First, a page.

Lifehacker recently had a great article — a post-mortem of one of their staff writer’s failed marriage and subsequent divorce. Thorin Klosowski looked over his marriage and tried to see what went wrong.  There was no infidelity, no abuse and they got along great.

His learnings:

  • Find the Right Ways to Communicate.
    • Spouses may have different communications styles.  He suggests using a technique that we mediators use called active listening.  Repeat back what the other person said before responding.
    • Talk (alone) for 10 minutes each day about something not relating to work, family, the kids, logistics of the day, the household or the relationship.
    • Follow rules for effective communication:
      • No name calling or personal insults.  An idea might be stupid, but the person suggesting it is not.
      • If a conversation becomes heated, step back to cool off but always phrase it along the lines of “I need to cool down for a few minutes. Let’s continue later.”  Do not storm off.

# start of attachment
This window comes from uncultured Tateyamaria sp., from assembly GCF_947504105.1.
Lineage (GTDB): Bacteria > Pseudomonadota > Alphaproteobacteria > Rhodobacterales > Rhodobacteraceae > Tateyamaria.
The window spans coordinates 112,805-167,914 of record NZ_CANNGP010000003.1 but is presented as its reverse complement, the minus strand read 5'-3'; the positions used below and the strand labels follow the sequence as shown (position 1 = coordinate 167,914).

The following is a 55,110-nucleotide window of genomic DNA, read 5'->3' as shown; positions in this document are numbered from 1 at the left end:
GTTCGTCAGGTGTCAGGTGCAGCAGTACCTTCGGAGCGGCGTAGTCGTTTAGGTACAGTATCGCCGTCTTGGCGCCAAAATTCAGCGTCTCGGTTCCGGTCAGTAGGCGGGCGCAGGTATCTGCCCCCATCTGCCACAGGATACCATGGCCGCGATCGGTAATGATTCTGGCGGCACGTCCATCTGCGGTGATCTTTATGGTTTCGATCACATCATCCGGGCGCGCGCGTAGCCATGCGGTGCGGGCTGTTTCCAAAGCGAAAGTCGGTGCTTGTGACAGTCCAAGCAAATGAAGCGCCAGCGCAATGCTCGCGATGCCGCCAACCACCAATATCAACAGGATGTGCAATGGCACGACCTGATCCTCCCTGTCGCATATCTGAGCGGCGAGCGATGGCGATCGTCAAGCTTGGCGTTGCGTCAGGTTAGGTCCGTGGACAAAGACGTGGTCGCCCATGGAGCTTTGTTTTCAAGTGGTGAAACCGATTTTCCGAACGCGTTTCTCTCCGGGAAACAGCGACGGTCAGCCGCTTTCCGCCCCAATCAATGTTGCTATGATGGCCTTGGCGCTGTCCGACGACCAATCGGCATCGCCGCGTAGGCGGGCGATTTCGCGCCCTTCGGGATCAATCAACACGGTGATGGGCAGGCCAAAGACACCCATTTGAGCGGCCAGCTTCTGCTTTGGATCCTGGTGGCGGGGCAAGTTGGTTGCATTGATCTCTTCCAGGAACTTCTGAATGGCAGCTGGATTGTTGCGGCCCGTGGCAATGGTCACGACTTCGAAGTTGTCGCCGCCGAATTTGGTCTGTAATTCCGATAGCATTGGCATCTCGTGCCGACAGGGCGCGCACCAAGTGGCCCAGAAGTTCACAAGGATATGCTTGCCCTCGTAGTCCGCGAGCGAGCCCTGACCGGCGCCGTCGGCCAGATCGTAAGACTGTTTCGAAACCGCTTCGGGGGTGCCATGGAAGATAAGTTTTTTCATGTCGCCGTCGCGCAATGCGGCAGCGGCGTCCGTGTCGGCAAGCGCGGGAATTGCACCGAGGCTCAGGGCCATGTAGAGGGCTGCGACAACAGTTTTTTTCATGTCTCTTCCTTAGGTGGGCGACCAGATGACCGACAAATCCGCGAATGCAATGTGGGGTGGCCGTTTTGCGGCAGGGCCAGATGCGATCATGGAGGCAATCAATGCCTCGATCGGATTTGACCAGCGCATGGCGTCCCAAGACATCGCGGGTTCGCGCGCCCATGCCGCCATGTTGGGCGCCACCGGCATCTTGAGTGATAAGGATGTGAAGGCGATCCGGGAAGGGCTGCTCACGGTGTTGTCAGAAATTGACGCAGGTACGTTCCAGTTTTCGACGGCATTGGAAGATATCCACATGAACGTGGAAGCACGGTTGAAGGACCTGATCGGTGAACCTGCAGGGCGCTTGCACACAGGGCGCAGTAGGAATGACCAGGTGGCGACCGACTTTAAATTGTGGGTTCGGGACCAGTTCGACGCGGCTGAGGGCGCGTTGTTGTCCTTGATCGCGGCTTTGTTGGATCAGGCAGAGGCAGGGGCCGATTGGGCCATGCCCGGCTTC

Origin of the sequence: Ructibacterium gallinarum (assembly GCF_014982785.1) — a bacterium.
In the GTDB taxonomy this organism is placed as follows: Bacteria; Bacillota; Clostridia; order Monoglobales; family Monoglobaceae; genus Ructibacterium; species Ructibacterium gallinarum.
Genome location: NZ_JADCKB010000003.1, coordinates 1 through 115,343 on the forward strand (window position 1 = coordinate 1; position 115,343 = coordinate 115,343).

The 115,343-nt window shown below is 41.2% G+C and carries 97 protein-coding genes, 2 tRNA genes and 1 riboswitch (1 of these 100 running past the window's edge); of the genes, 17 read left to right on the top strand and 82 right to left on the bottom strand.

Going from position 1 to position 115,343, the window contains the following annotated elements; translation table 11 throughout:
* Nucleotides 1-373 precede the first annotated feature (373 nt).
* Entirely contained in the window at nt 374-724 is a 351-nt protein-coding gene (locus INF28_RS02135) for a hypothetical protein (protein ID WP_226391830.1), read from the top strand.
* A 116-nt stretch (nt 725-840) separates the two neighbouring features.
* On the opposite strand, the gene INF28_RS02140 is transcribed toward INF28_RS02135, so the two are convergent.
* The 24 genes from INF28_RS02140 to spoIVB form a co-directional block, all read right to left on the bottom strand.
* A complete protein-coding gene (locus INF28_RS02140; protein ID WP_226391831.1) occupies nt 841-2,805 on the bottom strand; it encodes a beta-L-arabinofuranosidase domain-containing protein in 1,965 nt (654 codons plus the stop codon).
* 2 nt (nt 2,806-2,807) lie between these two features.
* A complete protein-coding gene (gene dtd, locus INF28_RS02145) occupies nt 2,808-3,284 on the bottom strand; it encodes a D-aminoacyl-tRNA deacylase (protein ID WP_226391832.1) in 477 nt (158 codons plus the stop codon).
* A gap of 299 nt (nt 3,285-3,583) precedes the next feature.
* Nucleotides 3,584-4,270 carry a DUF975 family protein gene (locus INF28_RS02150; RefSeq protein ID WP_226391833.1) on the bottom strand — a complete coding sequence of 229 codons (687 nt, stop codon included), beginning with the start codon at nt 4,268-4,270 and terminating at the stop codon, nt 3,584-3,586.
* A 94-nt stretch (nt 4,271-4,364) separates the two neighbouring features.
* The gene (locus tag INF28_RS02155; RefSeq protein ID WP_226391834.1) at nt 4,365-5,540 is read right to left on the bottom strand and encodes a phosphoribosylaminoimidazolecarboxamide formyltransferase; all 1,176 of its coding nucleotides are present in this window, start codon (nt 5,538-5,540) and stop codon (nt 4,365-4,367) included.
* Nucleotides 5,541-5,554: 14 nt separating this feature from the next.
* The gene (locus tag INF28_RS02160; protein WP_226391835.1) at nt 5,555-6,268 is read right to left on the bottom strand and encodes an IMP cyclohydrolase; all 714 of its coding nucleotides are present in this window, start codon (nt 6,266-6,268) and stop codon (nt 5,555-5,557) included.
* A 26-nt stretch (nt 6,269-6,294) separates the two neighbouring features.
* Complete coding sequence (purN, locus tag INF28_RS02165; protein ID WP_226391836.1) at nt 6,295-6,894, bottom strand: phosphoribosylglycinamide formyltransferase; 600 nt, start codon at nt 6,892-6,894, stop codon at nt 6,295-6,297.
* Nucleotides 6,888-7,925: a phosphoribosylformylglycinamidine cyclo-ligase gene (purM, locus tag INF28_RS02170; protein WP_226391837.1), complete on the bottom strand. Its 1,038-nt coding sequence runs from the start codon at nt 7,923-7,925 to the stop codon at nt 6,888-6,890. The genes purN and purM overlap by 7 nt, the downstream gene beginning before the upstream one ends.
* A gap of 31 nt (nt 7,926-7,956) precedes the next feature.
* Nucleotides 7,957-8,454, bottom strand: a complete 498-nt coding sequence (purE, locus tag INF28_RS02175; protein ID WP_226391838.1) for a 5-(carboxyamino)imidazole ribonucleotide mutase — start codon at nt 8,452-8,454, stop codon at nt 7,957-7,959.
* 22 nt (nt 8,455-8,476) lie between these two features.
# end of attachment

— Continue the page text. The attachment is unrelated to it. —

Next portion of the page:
• If you start a fight in front of your kids, make sure they see it resolve.  Otherwise, they will not learn how to resolve their own disputes.
  • Learn (and Address) Different Attachment Styles
    • Attachment styles are how we handle emotional attachment—whether you are a person who shows affection outwardly or you are more reserved—and when two people with opposite styles marry, confusion can happen.
    • Attachment styles can change. Couples need to tell each other what they need and be specific. For example, they can say, “I know it’s difficult for you to be affectionate in front of my friends, but at home I really need a hug every day.”
  • Priority Changes Matter More Than You Might Think
    • Discuss how much this difference or big change impacts each of you separately and impacts your relationship.
    • Try to compromise.
    • Work on accepting the differences and not taking it personally.
  • Ruts Don’t Go Away on Their Own
    • Mix things up and engage in new activities.
  • Relationship Counselors Can Usually Only Help When Problems Start
    • “A couples counselor or therapist can’t fix problems, they’re only going to walk you through the process of fixing them yourself. They’re worthwhile at pretty much any stage in the relationship if you’re in need of a little guidance. If it’s past the time where you’re both willing to do that, a counselor isn’t much help.”

Hopefully, these tips can help you.  If not, consider mediation for your divorce.  Sometimes using mediation to divorce can improve communications and understanding to the point of reconciliation.  This happened to a few of my clients.